Vietnam

We went into their country and killed them and took land that wasn’t ours. Just like the whites did to us . . . We shouldn’t have done that. Browns against browns. That screwed me up, you know.

Native American Vietnam veteran

Approximately 42,000 American Indians—one of four eligible Native people compared to about one of twelve non-Natives—served in the armed forces during the war in Vietnam (1964–75). Many were drafted, but a large number volunteered, often citing family and tribal traditions of service as a reason.

Soldier Harvey Pratt camouflaged and holding a knife in the Vietnam vegetation

Courtesy of Harvey Pratt

Harvey Pratt (Cheyenne and Arapaho, b. 1941) holds a Naga knife—a Southeast Asian knife used for cutting through vegetation—during the camouflage and evasion portion of ambush training for his service in Vietnam, 1963.

But Vietnam was a different war. Far from fighting conventional battles, U.S. forces searched endlessly, and often unsuccessfully, for an elusive enemy. Mines, booby traps, and ambushes took a terrible toll.

Like many other Vietnam veterans, American Indians were often deeply traumatized by what they experienced. Upon returning home, many found solace and healing in tribal welcome, honor, and healing ceremonies. Others found hope and purpose in advocating for treaty rights and tribal self-determination.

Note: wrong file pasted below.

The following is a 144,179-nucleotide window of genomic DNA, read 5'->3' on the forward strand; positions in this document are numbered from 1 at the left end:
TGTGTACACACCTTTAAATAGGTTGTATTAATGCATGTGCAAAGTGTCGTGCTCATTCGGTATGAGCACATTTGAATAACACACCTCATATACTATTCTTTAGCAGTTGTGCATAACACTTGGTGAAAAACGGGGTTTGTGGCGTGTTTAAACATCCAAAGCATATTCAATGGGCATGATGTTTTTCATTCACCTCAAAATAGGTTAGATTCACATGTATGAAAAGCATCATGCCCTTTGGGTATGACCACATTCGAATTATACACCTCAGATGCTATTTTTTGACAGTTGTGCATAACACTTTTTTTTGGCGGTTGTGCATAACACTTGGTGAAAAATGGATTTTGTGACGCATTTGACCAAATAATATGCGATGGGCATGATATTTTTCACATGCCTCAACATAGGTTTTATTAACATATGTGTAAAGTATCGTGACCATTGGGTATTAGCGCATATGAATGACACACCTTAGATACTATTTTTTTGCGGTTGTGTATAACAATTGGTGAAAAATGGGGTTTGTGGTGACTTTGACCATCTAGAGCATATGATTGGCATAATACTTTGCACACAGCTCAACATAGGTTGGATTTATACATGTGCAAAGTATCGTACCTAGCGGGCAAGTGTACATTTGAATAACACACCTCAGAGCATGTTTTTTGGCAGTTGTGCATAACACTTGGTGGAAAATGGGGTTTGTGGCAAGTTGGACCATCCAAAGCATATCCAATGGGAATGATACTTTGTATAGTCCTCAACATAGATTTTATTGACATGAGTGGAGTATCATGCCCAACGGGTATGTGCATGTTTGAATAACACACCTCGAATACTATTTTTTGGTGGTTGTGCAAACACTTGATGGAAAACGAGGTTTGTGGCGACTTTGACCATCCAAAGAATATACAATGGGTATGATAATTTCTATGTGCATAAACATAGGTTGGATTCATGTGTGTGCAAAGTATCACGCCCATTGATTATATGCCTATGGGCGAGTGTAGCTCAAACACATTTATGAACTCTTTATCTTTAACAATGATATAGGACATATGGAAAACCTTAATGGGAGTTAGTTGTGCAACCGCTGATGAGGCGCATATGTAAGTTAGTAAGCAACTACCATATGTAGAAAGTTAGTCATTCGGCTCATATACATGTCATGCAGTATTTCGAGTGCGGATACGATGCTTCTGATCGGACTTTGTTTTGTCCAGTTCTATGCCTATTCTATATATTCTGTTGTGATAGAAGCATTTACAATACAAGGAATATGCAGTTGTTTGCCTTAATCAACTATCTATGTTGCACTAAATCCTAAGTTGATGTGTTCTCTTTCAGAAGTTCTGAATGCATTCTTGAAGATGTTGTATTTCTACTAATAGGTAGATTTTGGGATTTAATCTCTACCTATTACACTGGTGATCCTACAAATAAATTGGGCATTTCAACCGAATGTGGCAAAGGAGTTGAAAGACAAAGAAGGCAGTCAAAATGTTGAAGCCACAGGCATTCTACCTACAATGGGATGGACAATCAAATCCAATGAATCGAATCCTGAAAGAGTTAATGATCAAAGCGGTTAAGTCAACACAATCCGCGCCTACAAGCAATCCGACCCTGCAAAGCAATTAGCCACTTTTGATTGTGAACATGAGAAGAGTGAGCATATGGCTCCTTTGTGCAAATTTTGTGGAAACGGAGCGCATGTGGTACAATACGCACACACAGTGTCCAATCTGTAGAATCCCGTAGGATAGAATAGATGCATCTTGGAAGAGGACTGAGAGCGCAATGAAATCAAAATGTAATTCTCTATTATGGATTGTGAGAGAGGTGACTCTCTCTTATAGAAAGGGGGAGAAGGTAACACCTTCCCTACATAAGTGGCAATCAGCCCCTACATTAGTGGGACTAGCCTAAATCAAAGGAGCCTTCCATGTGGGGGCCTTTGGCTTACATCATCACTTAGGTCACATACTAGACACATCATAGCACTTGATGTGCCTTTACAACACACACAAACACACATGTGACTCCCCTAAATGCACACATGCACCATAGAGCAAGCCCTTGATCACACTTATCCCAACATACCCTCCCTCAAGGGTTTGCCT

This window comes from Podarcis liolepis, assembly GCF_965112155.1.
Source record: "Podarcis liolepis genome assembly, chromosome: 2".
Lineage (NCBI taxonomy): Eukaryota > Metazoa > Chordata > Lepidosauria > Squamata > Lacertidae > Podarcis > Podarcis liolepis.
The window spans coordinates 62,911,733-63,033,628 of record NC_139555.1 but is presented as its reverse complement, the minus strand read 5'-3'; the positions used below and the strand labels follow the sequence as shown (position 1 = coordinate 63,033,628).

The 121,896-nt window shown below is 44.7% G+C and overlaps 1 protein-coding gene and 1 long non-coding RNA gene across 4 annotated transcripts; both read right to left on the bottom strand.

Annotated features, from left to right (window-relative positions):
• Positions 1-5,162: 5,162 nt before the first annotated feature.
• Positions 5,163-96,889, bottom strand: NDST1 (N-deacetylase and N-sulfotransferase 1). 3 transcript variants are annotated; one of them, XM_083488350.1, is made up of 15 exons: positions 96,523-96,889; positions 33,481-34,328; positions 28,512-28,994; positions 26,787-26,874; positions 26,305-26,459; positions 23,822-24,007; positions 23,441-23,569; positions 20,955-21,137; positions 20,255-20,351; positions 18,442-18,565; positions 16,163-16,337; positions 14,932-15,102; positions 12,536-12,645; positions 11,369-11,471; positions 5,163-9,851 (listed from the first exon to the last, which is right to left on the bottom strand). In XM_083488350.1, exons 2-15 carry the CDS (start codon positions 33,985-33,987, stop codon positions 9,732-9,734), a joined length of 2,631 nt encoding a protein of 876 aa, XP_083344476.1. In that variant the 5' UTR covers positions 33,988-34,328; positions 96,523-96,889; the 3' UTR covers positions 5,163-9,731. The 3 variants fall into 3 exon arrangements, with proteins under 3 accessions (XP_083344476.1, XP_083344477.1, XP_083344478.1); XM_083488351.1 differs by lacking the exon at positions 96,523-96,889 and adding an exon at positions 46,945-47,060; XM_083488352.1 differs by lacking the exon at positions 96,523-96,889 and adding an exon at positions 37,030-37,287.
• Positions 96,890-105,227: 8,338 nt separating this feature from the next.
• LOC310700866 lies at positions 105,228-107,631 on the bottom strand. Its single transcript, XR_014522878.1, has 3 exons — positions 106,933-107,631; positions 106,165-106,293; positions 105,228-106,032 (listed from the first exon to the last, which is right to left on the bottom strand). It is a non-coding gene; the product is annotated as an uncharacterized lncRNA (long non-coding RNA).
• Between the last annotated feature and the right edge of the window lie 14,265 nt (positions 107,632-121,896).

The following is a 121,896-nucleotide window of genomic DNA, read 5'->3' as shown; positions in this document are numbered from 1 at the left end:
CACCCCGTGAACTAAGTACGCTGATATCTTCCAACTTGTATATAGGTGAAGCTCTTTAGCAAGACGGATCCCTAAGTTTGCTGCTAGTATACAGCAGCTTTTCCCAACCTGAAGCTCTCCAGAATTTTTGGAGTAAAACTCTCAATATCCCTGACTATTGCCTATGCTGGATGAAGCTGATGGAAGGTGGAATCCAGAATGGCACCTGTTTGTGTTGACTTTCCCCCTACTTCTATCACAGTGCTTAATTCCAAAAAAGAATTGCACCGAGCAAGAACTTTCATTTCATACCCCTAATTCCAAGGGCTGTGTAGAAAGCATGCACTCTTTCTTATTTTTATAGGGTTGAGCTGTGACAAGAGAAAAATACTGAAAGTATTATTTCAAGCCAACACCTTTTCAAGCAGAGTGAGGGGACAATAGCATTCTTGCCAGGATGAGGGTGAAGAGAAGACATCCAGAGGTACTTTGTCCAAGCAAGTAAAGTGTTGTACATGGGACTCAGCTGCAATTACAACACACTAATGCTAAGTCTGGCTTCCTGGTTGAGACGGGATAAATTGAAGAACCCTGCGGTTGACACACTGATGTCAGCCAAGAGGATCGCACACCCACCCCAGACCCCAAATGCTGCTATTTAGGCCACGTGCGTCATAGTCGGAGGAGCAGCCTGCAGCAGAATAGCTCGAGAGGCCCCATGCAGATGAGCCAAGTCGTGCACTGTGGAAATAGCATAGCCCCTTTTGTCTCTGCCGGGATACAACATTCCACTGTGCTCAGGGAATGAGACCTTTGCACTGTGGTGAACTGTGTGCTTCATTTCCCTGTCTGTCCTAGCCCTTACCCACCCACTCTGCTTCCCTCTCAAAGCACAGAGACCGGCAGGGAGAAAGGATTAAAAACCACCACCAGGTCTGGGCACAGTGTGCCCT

Donna Loring in uniform

Courtesy Donna Loring

Donna Loring, 1966.

Loring (Penobscot, b. 1948) served in 1967 and 1968 as a communications specialist at Long Binh Post in Vietnam, where she processed casualty reports from throughout Southeast Asia. She was the first female police academy graduate to become a police chief in Maine and served as the Penobscots’ police chief from 1984 to 1990. In 1999, Maine governor Angus King commissioned her to the rank of colonel and appointed her his advisor on women veterans’ affairs.

Two American Indian soldiers in uniform, including the artist T.C. Cannon, drinking beer in a Vietnamese bar

CD-33; Gift of Kenneth French Estate, 2000; Courtesy of the IAIA Museum of Contemporary Native Arts, Santa Fe, NM; Joyce Cannon Yi, Executor of the T. C. Cannon Estate.

T. C. Cannon (Caddo/Kiowa, 1946–1978), On Drinkin’ Beer in Vietnam, 1971. Lithograph on paper, 48 × 76 cm. Collection of Museum of Contemporary Native Art.

This print depicts the artist and his friend from home, Kirby Feathers (Ponca), at a Vietnamese bar. Though stationed just miles apart, they only met up once while in Vietnam. Cannon was conflicted by his service; a symbol of that conflict—a mushroom cloud—appears in the background. Cannon was a member of the Kiowa Ton-Kon-Gah, or Black Leggings Warrior Society.

Soldier Ernie Wensaut standing with ammunication around his neck outside in Vietnam

Potawatomi Traveling Times

Ernie Wensaut (Forest County Potawatomi, b. ca. 1945) checking his gear before a patrol mission near the Cambodian border in the highlands of Vietnam in March 1967. A member of Company C, 2nd Battalion, 10th Infantry, 1st Division (also known as the “Big Red One”), Wensaut was an M-60 machine gunner whose weapon, nicknamed “The Pig,” fired 500 to 600 rounds per minute.